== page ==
New research on mask use: Reduces coronavirus cases by 53%


A new study, conducted by an international team of scientists from China, Australia and the United Kingdom, compared comparative data from COVID-19 prophylaxis studies. Her results were recently published in the prestigious international scientific journal British Medical Journal (BMJ).

The Doctors of the Therapeutic Clinic of the Medical School of the National and Kapodistrian University of Athens, Stavroula Paschou (Assistant Professor of Endocrinology), Theodora Psaltopoulou (Professor of Therapeutic-Preventive Medicine) and Thanos Dimopoulos-Professor of EKPA its research.

Specifically, a total of 72 studies were included. Most focused on the following measures: 1) use a mask, 2) keep a natural distance, and 3) wash your hands. It has been found that using a mask can reduce new cases of COVID-19 by as much as 53%. In addition, it reduces coronavirus transmission, serious illness and deaths from COVID-19. Interestingly, larger reductions were observed mainly in studies where the use of a mask was mandatory, but also when scientists had systematically informed the world about the value of its use.

Among the studies that looked at the results of physical distance, the researchers observed a 25% reduction in infection, while some found a reduction in COVID-19 mortality. Interventions involving hand washing have also led to a significant reduction in COVID-19 cases (up to 53%), although the number of relevant studies is small and the methodology for observing this measure contains potential errors. In any case, frequent hand washing is a basic principle of human hygiene in general.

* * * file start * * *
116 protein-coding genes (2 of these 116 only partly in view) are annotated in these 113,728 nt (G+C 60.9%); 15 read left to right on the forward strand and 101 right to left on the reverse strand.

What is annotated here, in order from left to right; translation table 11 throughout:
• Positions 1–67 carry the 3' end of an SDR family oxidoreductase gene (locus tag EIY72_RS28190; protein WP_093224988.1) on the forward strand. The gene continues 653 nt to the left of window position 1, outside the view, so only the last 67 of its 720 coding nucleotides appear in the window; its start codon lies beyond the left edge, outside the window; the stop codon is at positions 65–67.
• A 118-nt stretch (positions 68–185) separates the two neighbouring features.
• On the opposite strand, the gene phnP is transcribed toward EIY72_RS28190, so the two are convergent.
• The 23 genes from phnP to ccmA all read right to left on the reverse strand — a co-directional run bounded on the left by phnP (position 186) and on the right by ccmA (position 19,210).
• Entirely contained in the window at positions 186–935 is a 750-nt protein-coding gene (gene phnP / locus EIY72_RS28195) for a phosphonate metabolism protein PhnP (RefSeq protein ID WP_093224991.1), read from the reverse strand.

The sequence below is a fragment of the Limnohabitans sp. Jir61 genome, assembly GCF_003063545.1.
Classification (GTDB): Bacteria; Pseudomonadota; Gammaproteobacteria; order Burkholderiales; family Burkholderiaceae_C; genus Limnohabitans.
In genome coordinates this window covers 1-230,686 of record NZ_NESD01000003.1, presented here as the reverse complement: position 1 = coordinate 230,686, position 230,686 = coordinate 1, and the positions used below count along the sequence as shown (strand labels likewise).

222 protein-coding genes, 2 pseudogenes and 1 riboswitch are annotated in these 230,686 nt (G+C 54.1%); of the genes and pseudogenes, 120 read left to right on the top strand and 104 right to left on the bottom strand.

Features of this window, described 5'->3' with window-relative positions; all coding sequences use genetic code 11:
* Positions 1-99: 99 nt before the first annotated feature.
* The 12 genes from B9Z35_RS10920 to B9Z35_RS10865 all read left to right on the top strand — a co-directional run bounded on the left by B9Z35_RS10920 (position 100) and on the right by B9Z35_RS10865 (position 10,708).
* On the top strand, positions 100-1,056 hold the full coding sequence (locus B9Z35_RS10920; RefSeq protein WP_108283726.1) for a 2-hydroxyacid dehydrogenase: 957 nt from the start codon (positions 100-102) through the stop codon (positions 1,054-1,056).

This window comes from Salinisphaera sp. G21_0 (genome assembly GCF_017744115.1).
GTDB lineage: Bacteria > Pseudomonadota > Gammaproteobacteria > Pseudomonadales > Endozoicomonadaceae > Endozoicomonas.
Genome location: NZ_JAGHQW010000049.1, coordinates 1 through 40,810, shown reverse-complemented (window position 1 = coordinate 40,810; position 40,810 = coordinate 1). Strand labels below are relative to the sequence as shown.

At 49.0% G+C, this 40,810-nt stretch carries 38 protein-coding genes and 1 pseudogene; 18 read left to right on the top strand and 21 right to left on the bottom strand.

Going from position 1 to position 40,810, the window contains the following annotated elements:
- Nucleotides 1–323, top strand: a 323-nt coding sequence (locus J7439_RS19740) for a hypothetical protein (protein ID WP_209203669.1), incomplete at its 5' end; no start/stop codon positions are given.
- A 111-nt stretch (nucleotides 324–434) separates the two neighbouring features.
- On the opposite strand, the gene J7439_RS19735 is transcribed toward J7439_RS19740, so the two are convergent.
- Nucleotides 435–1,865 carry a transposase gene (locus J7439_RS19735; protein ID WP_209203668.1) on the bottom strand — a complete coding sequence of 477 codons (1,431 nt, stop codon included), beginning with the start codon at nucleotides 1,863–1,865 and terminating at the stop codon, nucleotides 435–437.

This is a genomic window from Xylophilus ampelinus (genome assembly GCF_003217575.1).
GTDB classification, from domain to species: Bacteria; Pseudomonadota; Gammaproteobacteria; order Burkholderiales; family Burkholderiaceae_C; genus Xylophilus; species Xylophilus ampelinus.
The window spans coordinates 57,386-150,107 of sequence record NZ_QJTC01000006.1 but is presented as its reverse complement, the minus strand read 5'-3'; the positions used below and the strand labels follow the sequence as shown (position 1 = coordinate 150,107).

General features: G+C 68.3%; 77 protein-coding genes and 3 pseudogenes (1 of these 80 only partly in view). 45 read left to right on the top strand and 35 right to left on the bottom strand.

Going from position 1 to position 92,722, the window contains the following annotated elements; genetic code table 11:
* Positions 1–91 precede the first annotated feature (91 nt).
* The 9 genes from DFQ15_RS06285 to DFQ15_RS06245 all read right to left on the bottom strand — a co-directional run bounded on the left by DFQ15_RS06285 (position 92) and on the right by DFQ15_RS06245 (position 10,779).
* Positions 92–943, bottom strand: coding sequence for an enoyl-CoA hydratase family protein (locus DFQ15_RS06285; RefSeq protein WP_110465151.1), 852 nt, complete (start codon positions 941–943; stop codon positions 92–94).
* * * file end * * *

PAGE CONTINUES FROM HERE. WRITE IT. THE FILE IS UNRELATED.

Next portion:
Individual studies included in the survey showed reductions related to other public health measures, such as quarantine, border closures, school closures, business closures, and travel restrictions. However, the research team was unable to quantify the overall effectiveness of these measures, due to the different ways in which the individual studies were conducted.

In conclusion, this research has shown that further control of the COVID-19 pandemic depends not only on the high vaccination coverage of the population, which is certainly necessary, but also on the continued adherence to effective and sustainable public health measures. The use of a mask and keeping a distance seems to be more important.

The latter is in line with another recent study by the University of Seoul in South Korea and the University of Hong Kong, which showed that during rush hour the number of people exposed to the coronavirus fell by 64.4% with the observance of distances without mask, by 93.5% with the obligatory use of mask without distances and by 98.1% with obligatory use of mask and observance of distances.


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